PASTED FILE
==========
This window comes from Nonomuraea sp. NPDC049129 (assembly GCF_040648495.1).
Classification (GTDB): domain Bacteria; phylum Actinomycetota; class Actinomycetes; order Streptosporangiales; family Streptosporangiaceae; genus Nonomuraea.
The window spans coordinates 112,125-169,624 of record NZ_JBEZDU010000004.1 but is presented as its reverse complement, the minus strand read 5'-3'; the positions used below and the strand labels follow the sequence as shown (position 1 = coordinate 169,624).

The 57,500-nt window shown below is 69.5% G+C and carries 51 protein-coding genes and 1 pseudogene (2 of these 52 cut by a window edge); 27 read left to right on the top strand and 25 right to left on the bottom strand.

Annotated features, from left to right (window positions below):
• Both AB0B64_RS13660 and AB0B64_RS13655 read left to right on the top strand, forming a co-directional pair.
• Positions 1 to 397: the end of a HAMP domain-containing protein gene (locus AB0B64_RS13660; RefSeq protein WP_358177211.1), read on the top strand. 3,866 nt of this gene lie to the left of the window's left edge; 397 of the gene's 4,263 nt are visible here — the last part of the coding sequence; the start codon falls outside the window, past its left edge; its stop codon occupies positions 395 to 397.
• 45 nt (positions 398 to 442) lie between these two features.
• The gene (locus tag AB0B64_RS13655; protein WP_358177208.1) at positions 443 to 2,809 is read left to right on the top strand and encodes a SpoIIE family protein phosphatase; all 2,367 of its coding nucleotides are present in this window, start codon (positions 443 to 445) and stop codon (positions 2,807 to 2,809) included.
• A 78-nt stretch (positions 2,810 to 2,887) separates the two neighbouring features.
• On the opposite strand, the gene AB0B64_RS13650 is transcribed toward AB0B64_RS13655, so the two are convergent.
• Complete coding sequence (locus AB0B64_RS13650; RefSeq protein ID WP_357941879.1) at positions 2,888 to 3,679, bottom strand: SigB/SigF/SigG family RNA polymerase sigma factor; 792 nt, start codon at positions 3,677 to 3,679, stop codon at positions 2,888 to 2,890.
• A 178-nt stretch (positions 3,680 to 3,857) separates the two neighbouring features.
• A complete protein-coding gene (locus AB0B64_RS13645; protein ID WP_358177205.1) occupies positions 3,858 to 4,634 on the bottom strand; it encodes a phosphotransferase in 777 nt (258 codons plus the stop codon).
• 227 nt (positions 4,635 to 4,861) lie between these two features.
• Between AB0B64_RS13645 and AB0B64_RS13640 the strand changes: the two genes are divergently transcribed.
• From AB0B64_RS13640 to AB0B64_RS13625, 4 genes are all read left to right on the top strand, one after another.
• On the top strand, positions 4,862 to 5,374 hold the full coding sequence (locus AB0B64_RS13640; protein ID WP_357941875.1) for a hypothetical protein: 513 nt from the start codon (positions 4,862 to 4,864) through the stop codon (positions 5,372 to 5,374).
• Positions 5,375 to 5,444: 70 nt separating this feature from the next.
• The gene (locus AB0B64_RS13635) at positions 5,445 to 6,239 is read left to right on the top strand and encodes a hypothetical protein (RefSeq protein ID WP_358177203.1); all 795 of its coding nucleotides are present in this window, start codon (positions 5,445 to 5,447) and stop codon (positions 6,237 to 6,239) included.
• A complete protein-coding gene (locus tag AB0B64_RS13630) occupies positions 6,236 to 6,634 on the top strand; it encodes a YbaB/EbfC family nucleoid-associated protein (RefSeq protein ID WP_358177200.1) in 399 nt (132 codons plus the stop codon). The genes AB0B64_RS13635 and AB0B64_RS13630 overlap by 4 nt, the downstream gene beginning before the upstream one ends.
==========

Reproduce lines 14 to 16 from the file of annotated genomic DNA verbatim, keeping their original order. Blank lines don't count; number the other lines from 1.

• A complete protein-coding gene (locus AB0B64_RS13645; protein ID WP_358177205.1) occupies positions 3,858 to 4,634 on the bottom strand; it encodes a phosphotransferase in 777 nt (258 codons plus the stop codon).
• 227 nt (positions 4,635 to 4,861) lie between these two features.
• Between AB0B64_RS13645 and AB0B64_RS13640 the strand changes: the two genes are divergently transcribed.